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Birding in Costa Rica
Costa Rica has always been very high on my list of places for bird photography. In 2009, shortly after it was published, I obtained a copy of Barrett Lawson’s A Bird-finding Guide to Costa Rica and read it cover to cover. I made a list of must go-to EcoLodges and in June 2012 I began to make reservations for a month-long trip in January 2013. Initially these were for the La Paz Peace Lodge and Selva Verde. I next tackled Rancho Naturalista and was told I needed to make these with Kevin Easley of Costa Rica Gateways. After telling him I was especially interested in bird photography he said that was his forte also. I sent him my itinerary and he offered to set up the remaining places and offered to include three personal bird guides for different parts of the trip. I, of course was delighted. Based on his long experience with birding in Costa Rica he suggested some changes in the EcoLodges. The final itinerary is listed as follows:
1. La Paz Peace Lodge and Waterfall Gardens
1a. Side tour of the Doka Coffee Plantation
2. Selva Verde Lodge
2a. Boat trip on the Sarapiqu River
3. Bosque de Paz
4. Natural Lodge Cano Negro with Boat trip on the Cano Negro River
5. Arenal Observatory Lodge and Arenal Hanging Bridges
6. Hacienda Solimar
7. Punta Leona and Carara National Park
7a. Side boat trip on the Tarcoles River
8. Savegre Mountain Lodge
8a. Side trip to Paraiso Quetzal Reserve
9. Esquinas Rainforest Lodge
9a. Boat Ride to Puerto Jimenez
10. Talari Mountain Lodge
11. Rancho Naturalista
The location of each of these sites is given on the map of Costa Rica below.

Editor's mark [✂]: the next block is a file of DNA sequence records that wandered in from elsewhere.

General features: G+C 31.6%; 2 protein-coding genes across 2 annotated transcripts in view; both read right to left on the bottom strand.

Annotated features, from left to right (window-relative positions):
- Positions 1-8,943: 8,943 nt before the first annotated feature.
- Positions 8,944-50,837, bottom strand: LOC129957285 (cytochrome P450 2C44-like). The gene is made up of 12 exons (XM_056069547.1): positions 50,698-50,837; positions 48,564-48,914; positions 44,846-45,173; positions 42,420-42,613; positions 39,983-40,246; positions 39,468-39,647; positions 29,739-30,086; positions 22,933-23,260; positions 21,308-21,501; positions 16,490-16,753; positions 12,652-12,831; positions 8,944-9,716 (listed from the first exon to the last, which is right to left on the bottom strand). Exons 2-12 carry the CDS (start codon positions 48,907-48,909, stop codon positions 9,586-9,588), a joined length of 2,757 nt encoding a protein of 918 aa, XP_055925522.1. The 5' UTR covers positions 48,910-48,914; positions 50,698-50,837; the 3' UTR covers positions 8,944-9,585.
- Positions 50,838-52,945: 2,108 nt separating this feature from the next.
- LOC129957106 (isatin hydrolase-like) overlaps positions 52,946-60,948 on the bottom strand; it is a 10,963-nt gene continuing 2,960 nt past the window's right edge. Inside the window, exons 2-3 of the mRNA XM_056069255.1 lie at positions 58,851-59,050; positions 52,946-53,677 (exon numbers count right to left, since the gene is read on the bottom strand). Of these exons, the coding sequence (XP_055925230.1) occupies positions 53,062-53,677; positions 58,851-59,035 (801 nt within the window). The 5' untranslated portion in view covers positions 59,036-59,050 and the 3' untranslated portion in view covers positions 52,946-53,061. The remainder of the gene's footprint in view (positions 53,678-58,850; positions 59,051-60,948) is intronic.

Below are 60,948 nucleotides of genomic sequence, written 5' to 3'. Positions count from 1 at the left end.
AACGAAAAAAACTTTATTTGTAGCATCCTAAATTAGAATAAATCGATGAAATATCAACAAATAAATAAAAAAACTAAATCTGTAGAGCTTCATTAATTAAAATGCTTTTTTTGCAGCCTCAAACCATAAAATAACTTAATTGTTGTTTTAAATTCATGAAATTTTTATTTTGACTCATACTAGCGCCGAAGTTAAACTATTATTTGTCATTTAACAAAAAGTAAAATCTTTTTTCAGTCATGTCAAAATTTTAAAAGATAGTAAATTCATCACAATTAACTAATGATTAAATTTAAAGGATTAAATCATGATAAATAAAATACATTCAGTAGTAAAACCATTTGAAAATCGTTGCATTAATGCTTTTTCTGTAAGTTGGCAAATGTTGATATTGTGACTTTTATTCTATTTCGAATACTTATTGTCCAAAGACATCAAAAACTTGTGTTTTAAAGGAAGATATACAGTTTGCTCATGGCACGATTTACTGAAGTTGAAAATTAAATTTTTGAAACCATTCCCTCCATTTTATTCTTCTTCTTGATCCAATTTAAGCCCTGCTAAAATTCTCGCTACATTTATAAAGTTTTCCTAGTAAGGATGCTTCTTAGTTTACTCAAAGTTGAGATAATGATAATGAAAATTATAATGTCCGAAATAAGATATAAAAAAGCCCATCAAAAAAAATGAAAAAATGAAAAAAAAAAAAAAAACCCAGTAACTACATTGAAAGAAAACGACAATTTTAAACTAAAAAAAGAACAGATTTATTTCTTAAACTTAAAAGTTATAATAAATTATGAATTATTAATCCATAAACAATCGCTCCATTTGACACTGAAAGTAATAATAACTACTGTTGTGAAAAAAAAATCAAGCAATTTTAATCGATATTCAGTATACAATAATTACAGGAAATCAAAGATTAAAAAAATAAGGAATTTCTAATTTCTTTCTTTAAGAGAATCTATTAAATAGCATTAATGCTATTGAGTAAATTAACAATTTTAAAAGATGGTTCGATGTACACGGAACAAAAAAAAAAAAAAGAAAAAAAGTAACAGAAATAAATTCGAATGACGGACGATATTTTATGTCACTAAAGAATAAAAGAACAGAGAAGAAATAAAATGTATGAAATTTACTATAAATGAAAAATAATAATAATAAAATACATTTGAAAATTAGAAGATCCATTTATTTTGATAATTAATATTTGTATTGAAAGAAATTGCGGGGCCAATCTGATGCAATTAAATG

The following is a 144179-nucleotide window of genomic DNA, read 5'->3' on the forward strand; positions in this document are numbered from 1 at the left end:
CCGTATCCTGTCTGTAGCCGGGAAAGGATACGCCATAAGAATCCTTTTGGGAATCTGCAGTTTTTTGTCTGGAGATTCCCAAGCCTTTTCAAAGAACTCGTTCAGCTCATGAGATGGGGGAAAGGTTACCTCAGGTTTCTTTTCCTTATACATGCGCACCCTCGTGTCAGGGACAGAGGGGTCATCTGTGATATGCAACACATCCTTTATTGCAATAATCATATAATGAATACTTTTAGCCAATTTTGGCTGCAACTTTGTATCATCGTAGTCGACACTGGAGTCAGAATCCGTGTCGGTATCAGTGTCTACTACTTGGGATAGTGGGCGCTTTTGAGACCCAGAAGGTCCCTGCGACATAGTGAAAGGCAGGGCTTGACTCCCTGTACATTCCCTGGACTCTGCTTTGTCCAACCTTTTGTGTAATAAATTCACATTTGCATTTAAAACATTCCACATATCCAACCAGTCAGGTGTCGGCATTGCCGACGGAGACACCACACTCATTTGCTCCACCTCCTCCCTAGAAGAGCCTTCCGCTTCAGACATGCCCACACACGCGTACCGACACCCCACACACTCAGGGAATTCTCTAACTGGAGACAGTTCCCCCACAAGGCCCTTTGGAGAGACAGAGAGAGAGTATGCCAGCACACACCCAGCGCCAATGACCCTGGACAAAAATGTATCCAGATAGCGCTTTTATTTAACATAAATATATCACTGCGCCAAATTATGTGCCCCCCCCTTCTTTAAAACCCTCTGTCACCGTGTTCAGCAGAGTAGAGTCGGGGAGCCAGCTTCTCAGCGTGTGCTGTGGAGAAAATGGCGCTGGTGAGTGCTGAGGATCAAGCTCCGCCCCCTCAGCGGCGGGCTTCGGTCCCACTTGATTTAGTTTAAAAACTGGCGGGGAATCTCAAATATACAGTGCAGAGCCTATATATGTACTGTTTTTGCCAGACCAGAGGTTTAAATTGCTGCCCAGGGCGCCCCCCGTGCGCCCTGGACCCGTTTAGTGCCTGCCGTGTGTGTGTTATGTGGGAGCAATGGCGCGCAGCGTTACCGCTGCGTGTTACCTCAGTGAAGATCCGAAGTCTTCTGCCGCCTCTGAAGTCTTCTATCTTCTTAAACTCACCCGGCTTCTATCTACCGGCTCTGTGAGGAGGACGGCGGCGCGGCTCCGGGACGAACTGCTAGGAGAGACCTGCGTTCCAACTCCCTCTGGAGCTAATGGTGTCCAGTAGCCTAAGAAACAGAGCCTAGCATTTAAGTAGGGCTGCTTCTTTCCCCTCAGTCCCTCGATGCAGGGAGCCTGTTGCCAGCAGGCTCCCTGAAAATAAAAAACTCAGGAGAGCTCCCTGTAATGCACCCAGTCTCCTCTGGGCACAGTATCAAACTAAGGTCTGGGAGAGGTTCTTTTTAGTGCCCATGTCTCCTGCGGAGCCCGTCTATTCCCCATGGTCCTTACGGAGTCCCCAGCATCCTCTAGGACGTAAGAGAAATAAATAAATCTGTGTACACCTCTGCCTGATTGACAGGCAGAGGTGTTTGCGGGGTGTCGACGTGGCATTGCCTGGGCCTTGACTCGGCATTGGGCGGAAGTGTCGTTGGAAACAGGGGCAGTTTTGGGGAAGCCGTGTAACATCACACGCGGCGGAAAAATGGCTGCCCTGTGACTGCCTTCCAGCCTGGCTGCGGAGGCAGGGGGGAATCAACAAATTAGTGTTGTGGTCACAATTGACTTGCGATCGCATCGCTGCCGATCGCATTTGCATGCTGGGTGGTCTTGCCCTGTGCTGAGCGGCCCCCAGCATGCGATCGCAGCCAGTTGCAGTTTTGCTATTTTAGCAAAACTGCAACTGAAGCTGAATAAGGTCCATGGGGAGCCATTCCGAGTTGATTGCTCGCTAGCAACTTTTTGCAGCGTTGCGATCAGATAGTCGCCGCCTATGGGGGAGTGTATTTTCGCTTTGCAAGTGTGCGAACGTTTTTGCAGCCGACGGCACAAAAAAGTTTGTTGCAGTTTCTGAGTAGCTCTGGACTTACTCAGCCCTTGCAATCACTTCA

As can be seen we covered a wide range of places and habitats in Costa Rica from the hot and humid lowland and costal regions to the cool and refreshing mountain air.
A description of each lodge with multiple photos is given in the section: ECOLODGES. Click on it to see the individual lodges. Further details on each are available on the web.
To make viewing this site as painless as possible, especially for those only marginally interested in birds, I have attached a SLIDESHOW of many of the best photos:
SLIDESHOW OF THE BEST PHOTOS (119 photos, 5 min)
Just click on the SLIDESHOW and it starts automatically. If you want to stop it or go forward or backward, place the cursor over the center to activate the controller.
The rest of the website allows a more detained and intimate look at the birds with a species name and description of each.
Even better than the slide show click on the Flickr link on the main page and got to the Costa Rica and Costa Rica 2016 albums.
The guides were absolutely FANTASTIC!!!
Jaun Diego Vargus was our guide for Cano Negro and Arenal Observatory.
Johan Hernandez picked us up for Hacienda Solimar, Talcoles RIver and the Carara National Park.
Jim Zook was our guide for Savegre Mountain Lodge, Paraiso Quetzal Reserve, Esquinas Rainforest Lodge and Talari Mountain Lodge. He had been a Costa Rica bird guide for 40 years and had the highest number of birds on his list of anyone in Costa Rica.
On a cruise through the Panama Canal in 2014, we returned for one day to take another boat cruse on the Tarcoles River. Lots of new photos.